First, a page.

Growing Cyclamen From Seed: Learn About Cyclamen Seed Propagation

Cyclamen seed pods growing on twisting stalks
(Image credit: Michel VIARD)

Cyclamen is a beautiful plant, but not necessarily a cheap one. Planting one or two in the garden or home is one thing, but if you want to grow a whole swath of them, you’ll notice the price tag adding up quickly. A perfect way to get around this (and also just to get more hands-on in your garden) is growing cyclamen from seed. Planting cyclamen seeds is relatively easy, although it does take quite a while and doesn’t follow all the rules you may be used to with seed germination. Keep reading to learn more about cyclamen seed propagation and how to grow cyclamen from seed.

Can You Grow Cyclamen from Seed?

Can you grow cyclamen from seed? Yes, you can, but it takes some special treatment. For one thing, cyclamen seeds have a period of “ripeness,” basically the month of July, when it’s best to plant them.

You can harvest them yourself or buy ripe seeds from the store. You can also buy dried seeds, but their germination rate won’t be as good. You can get around this somewhat by soaking your dried seeds in water with a tiny splash of dish soap for 24 hours before planting.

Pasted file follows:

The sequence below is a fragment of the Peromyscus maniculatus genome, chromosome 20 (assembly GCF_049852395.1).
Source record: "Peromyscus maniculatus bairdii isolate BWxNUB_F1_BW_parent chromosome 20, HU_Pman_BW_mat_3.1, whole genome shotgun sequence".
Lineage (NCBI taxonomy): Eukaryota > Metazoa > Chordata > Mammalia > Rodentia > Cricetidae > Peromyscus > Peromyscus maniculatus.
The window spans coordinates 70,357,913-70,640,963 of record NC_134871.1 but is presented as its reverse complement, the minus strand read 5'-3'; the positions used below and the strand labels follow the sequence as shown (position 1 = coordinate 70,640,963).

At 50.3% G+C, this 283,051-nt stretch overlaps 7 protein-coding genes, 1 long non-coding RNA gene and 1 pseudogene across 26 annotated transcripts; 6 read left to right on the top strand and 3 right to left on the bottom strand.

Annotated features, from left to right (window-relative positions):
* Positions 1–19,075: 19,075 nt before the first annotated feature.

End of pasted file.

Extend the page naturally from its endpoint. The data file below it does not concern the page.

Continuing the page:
How to Grow Cyclamen from Seed

Planting cyclamen seeds requires 3 to 4 inch (8-10 cm.) pots of well-draining compost mixed with grit. Plant about 20 seeds in each pot and cover them with a fine layer of more compost or grit.

In nature, cyclamen seeds germinate in the fall and winter, which means they like it cold and dark. Put your pots in a cool place, ideally around 60 degrees F. (15 C.), and cover them with something to completely block the light.

Also, when planting cyclamen seeds, it may take as long as a couple of months for germination to take place.

Once the seeds sprout, remove the cover and place the pots under grow lights. Keep the plants cool – cyclamen does all of its growing in the winter. As they get bigger, thin and transplant them to bigger pots as needed.

When summer comes, they will go dormant, but if you can manage to keep them cool the whole time, they will grow through the summer and get big faster. That said, you probably won’t see any flowers in the first year.

Liz Baessler
Senior Editor

The only child of a horticulturist and an English teacher, Liz Baessler was destined to become a gardening editor. She has been with Gardening Know how since 2015, and a Senior Editor since 2020. She holds a BA in English from Brandeis University and an MA in English from the University of Geneva, Switzerland. After years of gardening in containers and community garden plots, she finally has a backyard of her own, which she is systematically filling with vegetables and flowers.